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Uh, mom and dad, I want you to meet ...

Prepare to laugh in 'Meet the Parents'


In this story:

Hellish three days

Funny folks in a comic cast

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(CNN) -- "Meet the Parents" is one of the best comedies of this -- or any other -- year. From the opening credits, when Randy Newman croons, "Show me a man who's gentle and kind, and I'll show you a loser," to the high-octane climax, this film is wonderfully funny.

Starring Robert De Niro, Ben Stiller, Blythe Danner, big-screen newcomer Teri Polo and Owen Wilson, this film is a rich comic stew that will leave you well satisfied, yet begging for more. And, yes, the ending leaves the door wide open for an almost-guaranteed sequel. Most people can relate to the nerve-racking trial by fire of meeting their future in-laws for the first time. Co-writers Jim Herzfeld and John Hamburg (with an uncredited assist from "Election's" (1999) Alexander Payne and Jim Taylor) have captured all the inherent angst and humorous possibilities of that situation in a well-crafted, beautifully written script that director Jay Roach ( both "Austin Powers" movies) has effectively transferred to the screen.

Greg Focker (Stiller) not only has an unfortunate last name. He's also thoroughly urban, a male working in the female-dominated field of nursing, and he's Jewish. All this leaves him at a giant disadvantage when he meets the parents of the woman he wants to marry.

Enter Pam Byrnes, (Polo) whose WASP-y family lives in a bucolic wonderland in upstate New York. Her father Jack (De Niro) is an alpha male who worked in the macho world of international espionage (retired CIA), and all that her family knows about the Jewish religion is that they go to "church" on Saturdays instead of Sundays.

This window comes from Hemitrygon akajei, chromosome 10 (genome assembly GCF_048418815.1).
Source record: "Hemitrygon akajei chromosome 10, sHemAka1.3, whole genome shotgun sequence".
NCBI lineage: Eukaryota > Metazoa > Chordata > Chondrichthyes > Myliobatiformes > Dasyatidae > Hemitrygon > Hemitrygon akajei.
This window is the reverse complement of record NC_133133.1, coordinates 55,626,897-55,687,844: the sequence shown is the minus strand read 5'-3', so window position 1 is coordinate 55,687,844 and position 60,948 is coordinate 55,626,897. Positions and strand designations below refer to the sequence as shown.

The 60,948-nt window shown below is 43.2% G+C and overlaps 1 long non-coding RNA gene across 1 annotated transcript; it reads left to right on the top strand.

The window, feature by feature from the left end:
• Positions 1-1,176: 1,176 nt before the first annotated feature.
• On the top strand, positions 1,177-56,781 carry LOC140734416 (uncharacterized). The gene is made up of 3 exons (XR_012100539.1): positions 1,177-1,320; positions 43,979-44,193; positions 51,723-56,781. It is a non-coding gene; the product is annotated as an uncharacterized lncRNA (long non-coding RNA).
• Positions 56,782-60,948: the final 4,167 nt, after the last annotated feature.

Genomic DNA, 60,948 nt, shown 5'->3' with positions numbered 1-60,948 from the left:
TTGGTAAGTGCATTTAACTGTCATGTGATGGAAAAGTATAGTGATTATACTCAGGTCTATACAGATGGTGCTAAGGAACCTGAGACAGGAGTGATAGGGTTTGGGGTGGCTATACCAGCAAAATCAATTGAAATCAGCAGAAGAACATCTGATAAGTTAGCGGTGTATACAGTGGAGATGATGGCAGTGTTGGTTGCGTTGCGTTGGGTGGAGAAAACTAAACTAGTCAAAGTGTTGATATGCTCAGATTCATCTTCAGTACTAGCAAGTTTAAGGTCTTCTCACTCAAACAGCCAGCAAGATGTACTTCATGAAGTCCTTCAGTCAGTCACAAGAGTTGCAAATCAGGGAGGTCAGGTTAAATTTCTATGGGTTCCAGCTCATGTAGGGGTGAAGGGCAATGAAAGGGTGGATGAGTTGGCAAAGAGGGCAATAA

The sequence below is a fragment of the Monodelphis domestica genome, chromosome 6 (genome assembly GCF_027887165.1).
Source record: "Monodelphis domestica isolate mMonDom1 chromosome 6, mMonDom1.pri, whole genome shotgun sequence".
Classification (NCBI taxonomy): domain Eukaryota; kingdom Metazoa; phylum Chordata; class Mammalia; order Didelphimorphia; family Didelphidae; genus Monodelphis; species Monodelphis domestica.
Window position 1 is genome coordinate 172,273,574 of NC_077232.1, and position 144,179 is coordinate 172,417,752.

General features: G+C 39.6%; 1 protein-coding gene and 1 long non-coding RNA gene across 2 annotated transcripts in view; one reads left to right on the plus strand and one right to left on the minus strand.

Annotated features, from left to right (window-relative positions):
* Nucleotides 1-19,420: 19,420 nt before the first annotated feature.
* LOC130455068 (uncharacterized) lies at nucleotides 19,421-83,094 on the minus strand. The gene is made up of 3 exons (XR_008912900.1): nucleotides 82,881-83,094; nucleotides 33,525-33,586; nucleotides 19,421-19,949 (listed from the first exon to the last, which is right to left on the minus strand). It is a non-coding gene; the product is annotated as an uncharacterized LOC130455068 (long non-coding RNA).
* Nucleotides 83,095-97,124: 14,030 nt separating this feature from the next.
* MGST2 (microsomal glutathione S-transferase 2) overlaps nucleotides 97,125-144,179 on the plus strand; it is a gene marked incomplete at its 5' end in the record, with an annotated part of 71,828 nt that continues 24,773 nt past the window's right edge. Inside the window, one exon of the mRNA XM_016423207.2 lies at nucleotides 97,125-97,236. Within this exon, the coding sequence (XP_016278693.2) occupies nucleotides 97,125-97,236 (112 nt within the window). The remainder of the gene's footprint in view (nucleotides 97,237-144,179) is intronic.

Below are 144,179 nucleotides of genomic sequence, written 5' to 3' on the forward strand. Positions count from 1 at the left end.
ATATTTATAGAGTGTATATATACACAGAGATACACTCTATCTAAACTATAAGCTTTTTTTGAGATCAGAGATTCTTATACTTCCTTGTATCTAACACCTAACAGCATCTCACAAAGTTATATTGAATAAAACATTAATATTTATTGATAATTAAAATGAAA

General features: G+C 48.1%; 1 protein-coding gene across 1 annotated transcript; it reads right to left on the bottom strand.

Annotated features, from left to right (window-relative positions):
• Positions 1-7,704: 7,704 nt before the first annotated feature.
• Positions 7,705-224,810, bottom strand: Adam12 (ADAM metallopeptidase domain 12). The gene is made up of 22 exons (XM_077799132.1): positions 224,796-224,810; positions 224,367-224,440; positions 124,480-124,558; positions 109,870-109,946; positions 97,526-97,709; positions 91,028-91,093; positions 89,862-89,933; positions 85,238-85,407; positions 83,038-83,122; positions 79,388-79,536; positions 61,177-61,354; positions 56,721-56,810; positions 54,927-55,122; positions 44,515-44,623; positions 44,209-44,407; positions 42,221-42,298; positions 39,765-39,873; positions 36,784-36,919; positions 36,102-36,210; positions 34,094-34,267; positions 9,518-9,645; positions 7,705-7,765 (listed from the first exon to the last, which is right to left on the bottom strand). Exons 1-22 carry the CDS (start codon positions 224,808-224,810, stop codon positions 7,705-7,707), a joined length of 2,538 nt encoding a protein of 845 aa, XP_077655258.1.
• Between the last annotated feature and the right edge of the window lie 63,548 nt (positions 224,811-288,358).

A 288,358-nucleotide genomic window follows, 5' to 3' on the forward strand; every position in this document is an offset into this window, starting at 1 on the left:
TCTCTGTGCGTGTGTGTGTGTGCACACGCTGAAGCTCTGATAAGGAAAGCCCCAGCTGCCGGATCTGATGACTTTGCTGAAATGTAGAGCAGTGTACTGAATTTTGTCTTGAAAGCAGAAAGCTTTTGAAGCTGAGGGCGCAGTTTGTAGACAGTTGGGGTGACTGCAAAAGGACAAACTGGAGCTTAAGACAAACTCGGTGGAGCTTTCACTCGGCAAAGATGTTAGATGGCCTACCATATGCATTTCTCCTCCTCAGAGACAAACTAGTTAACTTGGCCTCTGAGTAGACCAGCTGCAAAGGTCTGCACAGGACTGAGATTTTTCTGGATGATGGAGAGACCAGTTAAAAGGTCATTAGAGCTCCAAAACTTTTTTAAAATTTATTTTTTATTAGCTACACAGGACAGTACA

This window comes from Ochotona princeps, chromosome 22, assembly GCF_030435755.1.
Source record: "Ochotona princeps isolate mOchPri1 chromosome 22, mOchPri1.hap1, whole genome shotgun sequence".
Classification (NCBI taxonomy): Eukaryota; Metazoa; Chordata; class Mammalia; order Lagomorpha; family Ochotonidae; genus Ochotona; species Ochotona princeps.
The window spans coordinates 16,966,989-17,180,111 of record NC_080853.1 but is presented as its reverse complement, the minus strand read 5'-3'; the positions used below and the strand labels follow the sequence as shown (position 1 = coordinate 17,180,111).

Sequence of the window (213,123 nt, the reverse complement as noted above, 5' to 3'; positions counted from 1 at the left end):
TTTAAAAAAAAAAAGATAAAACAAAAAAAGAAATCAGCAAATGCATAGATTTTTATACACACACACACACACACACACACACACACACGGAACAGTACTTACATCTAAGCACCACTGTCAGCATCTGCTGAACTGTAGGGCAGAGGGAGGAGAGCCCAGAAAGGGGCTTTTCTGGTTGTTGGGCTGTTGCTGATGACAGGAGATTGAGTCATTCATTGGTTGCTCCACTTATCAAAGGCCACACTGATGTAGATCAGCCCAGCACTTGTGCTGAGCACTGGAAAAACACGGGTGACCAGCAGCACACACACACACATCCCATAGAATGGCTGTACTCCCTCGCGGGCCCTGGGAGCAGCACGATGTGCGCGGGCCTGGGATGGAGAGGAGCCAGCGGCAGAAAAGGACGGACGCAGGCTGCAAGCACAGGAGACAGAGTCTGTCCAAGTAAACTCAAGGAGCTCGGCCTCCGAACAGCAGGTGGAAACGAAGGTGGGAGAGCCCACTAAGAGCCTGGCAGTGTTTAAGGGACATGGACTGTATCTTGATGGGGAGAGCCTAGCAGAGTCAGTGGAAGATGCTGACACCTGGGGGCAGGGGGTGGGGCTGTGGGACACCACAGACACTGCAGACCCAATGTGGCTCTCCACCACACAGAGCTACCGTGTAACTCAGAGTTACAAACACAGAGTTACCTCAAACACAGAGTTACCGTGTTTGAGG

Hellish three days

Greg is on the verge of popping the big question when Pam's sister Debbie (Nicole DeHuff) gets engaged. That's how he gets clued in to the fact that the only way to win the hand of one of Papa Byrnes' daughters is to ask him first. Otherwise, Greg doesn't stand a chance in hell of the old man walking one of his little girls down the aisle, and into waiting arms of the man taking his baby away.

But hell is exactly where Greg finds himself during the three-day weekend he and Pam spend at her family's home, where the clan has gathered for Debbie's wedding. His plan is to win the favor of Pam's father and mother (Danner), ask permission to marry her, and live happily ever after.

Boy, is he wrong!

Greg is toast from the second he meets Pam's father. Imagine Robert "You talkin' to me?" De Niro staring you down from the front porch of his perfectly groomed home while you drown in flop sweat, and you begin to see the picture.

Hoping to impress, Greg tells a series of small white lies, unaware that Jack is a former CIA expert in interrogating suspected double agents. Greg traps himself in one falsehood after another, all the time being compared to Pam's perfect former boyfriend, Kevin (Wilson). Hilarious situations -- including a scene where Jack gives Greg a lie-detector test -- are the result of the mind games played between the hapless suitor and the overprotective father.

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Funny folks in a comic cast

Stiller is absolute perfection at mixing earnestness with anxiety, and he gets huge mileage out of just one panicked look. The chemistry between Stiller and De Niro is screen magic, too.

De Niro has been looking for another comedy since the huge success of last year's "Analyze This," and he struck gold with this project. Again, he has proven that he's not only one of the world's greatest dramatic actors, but is also blessed with superb comic timing.

Stiller can instantly convey panic; De Niro does the same for blood-curdling intimidation. There is a scene featuring De Niro and Stiller at the family's dining table that is worth the price of admission all by itself.

Danner excels as the loving mother who is blind to most of the chaos enveloping her family as the battle between Jack and Greg reaches a fevered pitch. Wilson ("Shanghai Noon," 2000) is great as the all-too-too-perfect former boyfriend.

"Meet the Parents" is in the same league as "As Good As It Gets" (1997), which brought Oscars to Helen Hunt and Jack Nicholson, though this comedy is a little more slapstick and lacks the pathos of that award-winning film.

Hopefully the Academy will also recognize this wonderful movie, something it rarely does when it comes to comedies.

"Meet the Parents" opens nationwide on Friday. Rated PG-13. 108 minutes.

Meet The Parents

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